Testimony of Steffie Woolhandler, M.D., M.P.H., on medical bankruptcy
Before the Subcommittee on Administrative and Commercial Law
House Judiciary Committee
July 28, 2009
Mr. Chairman, members of the Committee. I’m Steffie Woolhandler. I am a primary care doctor in Cambridge, Massachusetts, and professor of medicine at Harvard. I am also senior author of two studies on medical causes of bankruptcy, one published in Health Affairs in 2005, and the latest in the August 2009 issue of the American Journal of Medicine. Both studies were done in collaboration with colleagues at Harvard Law School and Ohio University.
In our most recent study, medical bills and illness contributed to 62.1 percent of all personal bankruptcies. Between 2001 and 2007, the proportion of all bankruptcies attributable to medical problems rose by 49.6 percent. The striking conclusion from our study is that private health insurance is a defective product that leaves millions of middle-class families vulnerable to financial ruin. Unfortunately, the health reform plan now under consideration in the House would do little to address this grave problem.
We found that most of the medical bankruptcy were middle class — before their financial crisis hit. Two-thirds were homeowners and three-fifths had gone to college. In many cases, high medical bills were part of a cascade of problems that resulted from illness, along with lost income as illness forced a breadwinner to lose time from work. Often illness led to job loss, and with it the loss of health insurance.
The overwhelming majority of those bankrupted by illness in our study had health insurance. Seventy-eight percent were insured at the start of the bankrupting illness; 60.3 percent who had private coverage. These families had done everything right. They worked hard, paid their premiums and thought they were covered. Yet when illness hit they found themselves unprotected, ruined by co-payments, deductibles and bills for uncovered services like home care and physical therapy. Medically bankrupt families with private insurance ran up uncovered medical bills that averaged $17,749.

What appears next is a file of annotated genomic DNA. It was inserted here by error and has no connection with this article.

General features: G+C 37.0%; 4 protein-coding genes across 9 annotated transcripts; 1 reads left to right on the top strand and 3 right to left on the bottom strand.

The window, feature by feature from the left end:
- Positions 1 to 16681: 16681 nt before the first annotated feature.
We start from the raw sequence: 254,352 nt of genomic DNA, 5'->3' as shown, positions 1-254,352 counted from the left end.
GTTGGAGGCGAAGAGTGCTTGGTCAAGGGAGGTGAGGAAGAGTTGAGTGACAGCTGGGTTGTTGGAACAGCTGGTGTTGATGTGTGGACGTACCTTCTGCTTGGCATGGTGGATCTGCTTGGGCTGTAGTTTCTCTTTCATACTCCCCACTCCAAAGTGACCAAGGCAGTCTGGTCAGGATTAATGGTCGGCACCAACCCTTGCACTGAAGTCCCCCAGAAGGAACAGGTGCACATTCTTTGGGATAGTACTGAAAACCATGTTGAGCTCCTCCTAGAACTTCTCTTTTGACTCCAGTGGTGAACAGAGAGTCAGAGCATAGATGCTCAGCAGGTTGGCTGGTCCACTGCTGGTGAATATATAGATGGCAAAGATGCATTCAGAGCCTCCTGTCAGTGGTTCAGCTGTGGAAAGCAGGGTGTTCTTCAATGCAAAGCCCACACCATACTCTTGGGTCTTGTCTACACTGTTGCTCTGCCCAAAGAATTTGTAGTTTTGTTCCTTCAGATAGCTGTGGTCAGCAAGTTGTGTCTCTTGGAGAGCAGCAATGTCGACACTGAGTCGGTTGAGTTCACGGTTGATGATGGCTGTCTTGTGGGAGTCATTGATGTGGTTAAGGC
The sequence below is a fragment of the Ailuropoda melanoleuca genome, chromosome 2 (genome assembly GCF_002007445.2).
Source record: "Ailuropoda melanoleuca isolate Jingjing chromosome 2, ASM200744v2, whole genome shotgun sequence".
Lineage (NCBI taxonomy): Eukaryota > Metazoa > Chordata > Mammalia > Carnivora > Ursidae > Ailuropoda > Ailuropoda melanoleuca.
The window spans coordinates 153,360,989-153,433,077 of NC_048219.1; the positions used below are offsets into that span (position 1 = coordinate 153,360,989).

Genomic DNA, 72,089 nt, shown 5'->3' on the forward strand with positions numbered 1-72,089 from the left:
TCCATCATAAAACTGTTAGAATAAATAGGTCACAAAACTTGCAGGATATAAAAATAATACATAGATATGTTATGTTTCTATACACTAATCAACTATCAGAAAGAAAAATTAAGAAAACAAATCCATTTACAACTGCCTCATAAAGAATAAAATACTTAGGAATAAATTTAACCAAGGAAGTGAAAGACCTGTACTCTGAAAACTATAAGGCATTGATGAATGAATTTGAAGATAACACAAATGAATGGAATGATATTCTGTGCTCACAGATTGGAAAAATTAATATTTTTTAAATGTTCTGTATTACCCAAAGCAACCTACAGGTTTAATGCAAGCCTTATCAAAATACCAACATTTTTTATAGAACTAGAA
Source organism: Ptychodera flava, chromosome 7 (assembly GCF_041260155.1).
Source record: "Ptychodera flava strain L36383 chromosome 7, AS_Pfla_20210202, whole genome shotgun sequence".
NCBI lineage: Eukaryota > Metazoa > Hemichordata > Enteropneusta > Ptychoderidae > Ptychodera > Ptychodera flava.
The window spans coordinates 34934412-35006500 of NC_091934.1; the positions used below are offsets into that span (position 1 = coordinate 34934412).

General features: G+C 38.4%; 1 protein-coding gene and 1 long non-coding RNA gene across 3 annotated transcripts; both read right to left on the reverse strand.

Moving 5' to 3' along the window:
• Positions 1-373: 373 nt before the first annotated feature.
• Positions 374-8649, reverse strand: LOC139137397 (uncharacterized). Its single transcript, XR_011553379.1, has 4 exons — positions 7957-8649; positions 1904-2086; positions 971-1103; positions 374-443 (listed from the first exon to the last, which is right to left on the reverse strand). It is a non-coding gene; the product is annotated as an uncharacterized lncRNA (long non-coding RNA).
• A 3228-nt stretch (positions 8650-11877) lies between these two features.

Our study raises a warning flag that leaving most Americans to rely on private insurance plans means leaving them unprotected. And a public plan option that mimics the rules and coverage of private plans won’t help.
In Massachusetts, we have three years of experience with the kind of plan the House is now debating, and it’s a sad experience. Reform hasn’t made care affordable for the middle class, and it has decimated the safety net that the poor continue to rely on. In 2007, only 5.4 percent of Massachusetts were uninsured — the lowest in the nation. Yet, medical problems underlay 3 out of 5 bankruptcies — the same proportion as in the rest of the country.
In our state, failure to buy insurance is illegal, punishable by a $1,000 fine — as big a fine as for beating your wife or making a terrorist threat. For a middle-income 56-year-old, the cheapest coverage available through the Connector — the state’s insurance exchange — costs $4,900 for a policy with a $2,000 deductible before it pays for any care, and a 20 percent co-payment after that. A diabetic with such coverage is almost certain to lay out $10,000 each year for medical care. In two years he’d accumulate $20,000 in medical bills — more than the amount that bankrupted the average family in our study. This kind of insurance — sold with the stamp of approval of the Connector — is a cruel joke which Congress should not repeat.
And for everyone financially ruined by illness, many more suffer physically because they don’t get the care they need. Access to an insurance policy is not the same thing as access to health care. By 2008, only 3 percent remained uninsured in Massachusetts, yet among those WITH health insurance, 18 percent skipped care because they couldn’t afford it. Moreover, those unable to afford care find safety net hospitals and clinics shuttered. Our governor and Legislature — desperate to keep the reform afloat as costs escalate more rapidly than predicted — have drained funds from the safety net.
Reform needs to replace the defective private insurance that most families have with insurance that is always there, and that covers all medically necessary care without co-payments or deductibles. That’s the kind of coverage people in other wealthy nations get through single-payer national health insurance. Only single-payer national health insurance can make universal, comprehensive coverage affordable by saving the hundreds of billions we now waste on insurance overhead and bureaucracy . In nations like Canada that have single payer health plans, medical bankruptcy is rare. You have a historic opportunity to make real reform happen this year. But overwhelming evidence indicates that the reform you seem poised to pass will fail to protect American families.